Bolboschoenus fluviatilis (River Bulrush)

Plant Info
Also known as: River Bulsedge
Genus:Bolboschoenus
Family:Cyperaceae (Sedge)
Life cycle:perennial
Origin:native
Habitat:part shade, sun; wet, often in shallow water; lake shores, ponds, river banks, marshes, swales
Fruiting season:July - September
Plant height:3 to 6 feet
Wetland Indicator Status:GP: OBL MW: OBL NCNE: OBL
MN county distribution (click map to enlarge):Minnesota county distribution map
National distribution (click map to enlarge):National distribution map

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Detailed Information

Spikes: Flower shape: irregular Cluster type: spike

[photo of spikelet clusters and bracts] Loose cluster at the top of the stem with 4 to 12 branches, each branch up to 4 inches long with 1 to 8 stalkless spikelets (flower clusters) at the branch tip, often 2 or 3, though some stalkless spikelets may be clumped at the base of the cluster. A papery sheath surrounds the base of each branch. Spikelets are 10 to 25 mm long (3/8 to 1 inch), narrowly egg-shaped to elliptic, pointed at the tip, orange-brown to straw-colored, with 25 or more florets spirally arranged. Florets are perfect (both male and female parts) each with a 3-parted style and subtended by a single scale. At the base of the cluster are 3 to 6 leaf-like bracts that are erect to spreading and longer than the branches, the longest up to 14 inches long and 4 to 15 mm wide.

Leaves and stems: Leaf attachment: alternate Leaf type: simple

[photo of leaves] Leaves are alternately arranged along the lower half or more of the stem, flat to V-shaped in cross-section, up to 20 inches long, the widest blades 7 to 22 mm (to 7/8 inch) wide, and may be rough along the edges and/or the midrib on the underside.

[photo of sheath (and lack of ligule), and stem cross-section] Sheaths are straight to convex and papery across the tip, the vertical veins virtually straight all the way to the tip. A distinct ligule (membrane where the leaf blade meets the sheath) is lacking. Stems are erect, sharply 3-sided in cross-section and mostly smooth, though may be slightly rough on the upper stem. Plants form colonies from stout rhizomes that terminate in a tuber (corm) from which new shoots emerge.

Fruit: Fruit type: seed without plume

[photo of scale and achenes] Fruit develops in summer, the mature achenes (seeds) dropping off individually. Scales are 7 to 10 mm long, 3 to 4 mm wide, orange-brown to straw-colored, generally elliptic, tapered or notched at the tip with a straight awn up to 3 mm long, the surface and awn covered in short hairs though may become hairless. Achenes are 3.8 to 5.5 mm long, 2 to 2.9 mm wide, 3-sided with rounded angles, urn-shaped in outline, gray-brown and smooth. Surrounding the base are 6 stout, barbed, whitish to light brown bristles that are all about the same length, about as long as the achene, and persist with the achene long after it drops.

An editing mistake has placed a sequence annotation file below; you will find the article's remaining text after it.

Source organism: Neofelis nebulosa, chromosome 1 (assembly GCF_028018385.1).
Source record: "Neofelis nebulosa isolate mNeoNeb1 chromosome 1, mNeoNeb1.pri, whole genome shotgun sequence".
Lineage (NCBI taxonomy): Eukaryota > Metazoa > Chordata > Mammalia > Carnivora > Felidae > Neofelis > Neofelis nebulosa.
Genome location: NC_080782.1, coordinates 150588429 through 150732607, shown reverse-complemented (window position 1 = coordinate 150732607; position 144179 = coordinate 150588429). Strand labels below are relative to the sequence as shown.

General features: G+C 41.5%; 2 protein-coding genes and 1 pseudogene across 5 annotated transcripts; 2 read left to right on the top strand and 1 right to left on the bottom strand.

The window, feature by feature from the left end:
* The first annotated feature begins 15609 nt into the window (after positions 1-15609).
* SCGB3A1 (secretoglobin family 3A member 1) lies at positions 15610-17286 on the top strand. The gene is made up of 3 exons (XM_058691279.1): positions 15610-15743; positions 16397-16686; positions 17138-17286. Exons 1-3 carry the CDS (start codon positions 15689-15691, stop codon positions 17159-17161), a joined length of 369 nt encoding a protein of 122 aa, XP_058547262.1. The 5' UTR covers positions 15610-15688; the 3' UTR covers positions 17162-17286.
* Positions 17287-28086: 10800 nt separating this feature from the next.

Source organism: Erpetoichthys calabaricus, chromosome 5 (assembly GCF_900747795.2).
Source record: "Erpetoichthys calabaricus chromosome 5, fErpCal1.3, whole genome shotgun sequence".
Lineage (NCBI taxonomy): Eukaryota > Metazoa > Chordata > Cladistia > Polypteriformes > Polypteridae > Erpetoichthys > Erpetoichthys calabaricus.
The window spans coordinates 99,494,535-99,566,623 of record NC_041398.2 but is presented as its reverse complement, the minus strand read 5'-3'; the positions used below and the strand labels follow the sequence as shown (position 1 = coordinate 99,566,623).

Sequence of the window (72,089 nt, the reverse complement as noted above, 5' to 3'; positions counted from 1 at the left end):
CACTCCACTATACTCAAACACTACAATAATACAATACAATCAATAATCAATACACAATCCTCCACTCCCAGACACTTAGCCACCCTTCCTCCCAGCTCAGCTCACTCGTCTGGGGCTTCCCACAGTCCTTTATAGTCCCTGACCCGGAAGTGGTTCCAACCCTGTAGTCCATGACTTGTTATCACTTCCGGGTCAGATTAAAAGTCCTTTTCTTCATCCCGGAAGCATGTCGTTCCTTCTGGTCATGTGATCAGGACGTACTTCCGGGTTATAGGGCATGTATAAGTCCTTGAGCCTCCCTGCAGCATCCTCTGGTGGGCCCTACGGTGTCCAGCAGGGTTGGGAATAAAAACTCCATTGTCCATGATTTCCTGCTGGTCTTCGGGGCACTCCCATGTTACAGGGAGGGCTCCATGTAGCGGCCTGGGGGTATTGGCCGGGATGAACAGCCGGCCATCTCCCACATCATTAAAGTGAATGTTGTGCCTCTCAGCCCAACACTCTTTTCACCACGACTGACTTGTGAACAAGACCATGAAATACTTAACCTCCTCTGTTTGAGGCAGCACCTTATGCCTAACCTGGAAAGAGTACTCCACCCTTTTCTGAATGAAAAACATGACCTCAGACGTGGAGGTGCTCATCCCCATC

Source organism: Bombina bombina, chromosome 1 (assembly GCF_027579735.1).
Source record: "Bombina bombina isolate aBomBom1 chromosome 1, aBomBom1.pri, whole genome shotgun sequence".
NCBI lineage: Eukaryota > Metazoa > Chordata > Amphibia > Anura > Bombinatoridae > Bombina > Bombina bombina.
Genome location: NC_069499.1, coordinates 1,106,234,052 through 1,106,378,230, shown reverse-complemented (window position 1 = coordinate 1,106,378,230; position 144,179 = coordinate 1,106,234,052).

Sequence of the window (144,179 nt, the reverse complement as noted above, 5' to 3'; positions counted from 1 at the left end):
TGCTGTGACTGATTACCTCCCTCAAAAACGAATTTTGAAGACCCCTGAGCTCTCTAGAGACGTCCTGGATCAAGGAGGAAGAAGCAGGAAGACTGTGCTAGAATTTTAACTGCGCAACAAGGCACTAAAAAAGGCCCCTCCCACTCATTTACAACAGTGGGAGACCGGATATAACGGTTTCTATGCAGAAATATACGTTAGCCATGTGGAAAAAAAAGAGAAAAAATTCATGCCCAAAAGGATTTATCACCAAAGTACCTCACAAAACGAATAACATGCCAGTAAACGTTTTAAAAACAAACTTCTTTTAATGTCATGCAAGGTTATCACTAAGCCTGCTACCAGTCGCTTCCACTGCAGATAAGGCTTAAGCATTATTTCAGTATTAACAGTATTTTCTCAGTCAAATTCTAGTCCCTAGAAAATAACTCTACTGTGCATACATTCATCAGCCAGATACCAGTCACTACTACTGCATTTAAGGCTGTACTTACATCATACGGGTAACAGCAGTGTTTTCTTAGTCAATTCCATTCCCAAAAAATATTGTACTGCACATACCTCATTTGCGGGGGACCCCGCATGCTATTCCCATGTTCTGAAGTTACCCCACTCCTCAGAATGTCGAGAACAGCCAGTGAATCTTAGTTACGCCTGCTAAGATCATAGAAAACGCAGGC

Notes:

Bolboschoenus fluviatilis, formerly Scirpus fluviatilis then Schoenoplectus fluviatilis, is a common wetland species, often found in shallow water and may form large, dense stands of all or mostly vegetative shoots. It is one of two Minnesota Bolboschoenus species, the other is Bolboschoenus maritimus. Both share the common traits of a leafy and sharply 3-sided stem, sheaths that lack a distinct ligule, terminal clusters usually with 1 or more branches, 1 to several stalkless spikelets at branch tips, hairy floral scales, erect to spreading leaf-like bracts longer than the spikelet branches, and colony-forming with rhizomes that terminate in a corm.

B. fluviatilis is the more common and robust of the two, distinguished by veins on the sheath front that are straight all the way to the tip, all or most of the spikelets grouped 1 to 8 at branch tips, florets with 3-parted styles, 3-sided achenes with 6 bristles all about the same length that are about as long as the achene and persist with the shed achene. By comparison, B. maritimus is limited to our western counties, has a more membranous sheath front with veins that diverge near the tip, usually has less than half its spikelets on branch tips (most are stalkless at the cluster base), mostly 2-parted styles with lens-shaped achenes, and has weak bristles much shorter than the achene that usually do not persist.

Compare these with other Bulrush species, which may differ by their clump-forming habit, round stems, bracts that appear to be a continuation of the stem, less leafy stems, globular clusters of numerous small spikelets, hairless floral scales, rhizomes that lack corms, or other traits not as above.

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More photos

Photos by K. Chayka taken in Lake County. Photos courtesy Peter M. Dziuk taken in Lake and Winona counties.

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